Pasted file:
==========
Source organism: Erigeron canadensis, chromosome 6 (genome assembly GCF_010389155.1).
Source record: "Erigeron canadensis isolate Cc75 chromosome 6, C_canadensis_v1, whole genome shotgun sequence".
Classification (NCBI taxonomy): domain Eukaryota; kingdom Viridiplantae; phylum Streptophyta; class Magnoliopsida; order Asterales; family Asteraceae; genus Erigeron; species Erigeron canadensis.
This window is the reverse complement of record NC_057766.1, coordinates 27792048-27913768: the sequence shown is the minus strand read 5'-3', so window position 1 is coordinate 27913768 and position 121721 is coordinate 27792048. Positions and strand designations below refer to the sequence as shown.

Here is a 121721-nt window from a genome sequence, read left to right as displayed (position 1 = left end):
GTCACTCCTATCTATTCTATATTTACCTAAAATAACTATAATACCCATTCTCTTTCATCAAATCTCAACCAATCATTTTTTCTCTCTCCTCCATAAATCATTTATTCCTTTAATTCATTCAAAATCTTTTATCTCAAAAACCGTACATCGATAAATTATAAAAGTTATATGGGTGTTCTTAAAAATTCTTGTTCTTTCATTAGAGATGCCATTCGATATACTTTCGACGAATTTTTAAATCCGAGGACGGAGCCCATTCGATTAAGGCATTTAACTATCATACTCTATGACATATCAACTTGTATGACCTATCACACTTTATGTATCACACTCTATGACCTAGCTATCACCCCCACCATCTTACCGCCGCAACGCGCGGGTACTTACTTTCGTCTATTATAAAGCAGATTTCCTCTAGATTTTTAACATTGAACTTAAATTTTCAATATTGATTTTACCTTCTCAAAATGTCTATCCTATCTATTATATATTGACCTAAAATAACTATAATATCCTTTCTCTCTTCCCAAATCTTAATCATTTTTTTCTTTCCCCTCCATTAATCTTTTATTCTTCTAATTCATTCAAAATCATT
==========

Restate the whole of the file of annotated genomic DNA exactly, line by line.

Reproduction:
Source organism: Erigeron canadensis, chromosome 6 (genome assembly GCF_010389155.1).
Source record: "Erigeron canadensis isolate Cc75 chromosome 6, C_canadensis_v1, whole genome shotgun sequence".
Classification (NCBI taxonomy): domain Eukaryota; kingdom Viridiplantae; phylum Streptophyta; class Magnoliopsida; order Asterales; family Asteraceae; genus Erigeron; species Erigeron canadensis.
This window is the reverse complement of record NC_057766.1, coordinates 27792048-27913768: the sequence shown is the minus strand read 5'-3', so window position 1 is coordinate 27913768 and position 121721 is coordinate 27792048. Positions and strand designations below refer to the sequence as shown.

Here is a 121721-nt window from a genome sequence, read left to right as displayed (position 1 = left end):
GTCACTCCTATCTATTCTATATTTACCTAAAATAACTATAATACCCATTCTCTTTCATCAAATCTCAACCAATCATTTTTTCTCTCTCCTCCATAAATCATTTATTCCTTTAATTCATTCAAAATCTTTTATCTCAAAAACCGTACATCGATAAATTATAAAAGTTATATGGGTGTTCTTAAAAATTCTTGTTCTTTCATTAGAGATGCCATTCGATATACTTTCGACGAATTTTTAAATCCGAGGACGGAGCCCATTCGATTAAGGCATTTAACTATCATACTCTATGACATATCAACTTGTATGACCTATCACACTTTATGTATCACACTCTATGACCTAGCTATCACCCCCACCATCTTACCGCCGCAACGCGCGGGTACTTACTTTCGTCTATTATAAAGCAGATTTCCTCTAGATTTTTAACATTGAACTTAAATTTTCAATATTGATTTTACCTTCTCAAAATGTCTATCCTATCTATTATATATTGACCTAAAATAACTATAATATCCTTTCTCTCTTCCCAAATCTTAATCATTTTTTTCTTTCCCCTCCATTAATCTTTTATTCTTCTAATTCATTCAAAATCATT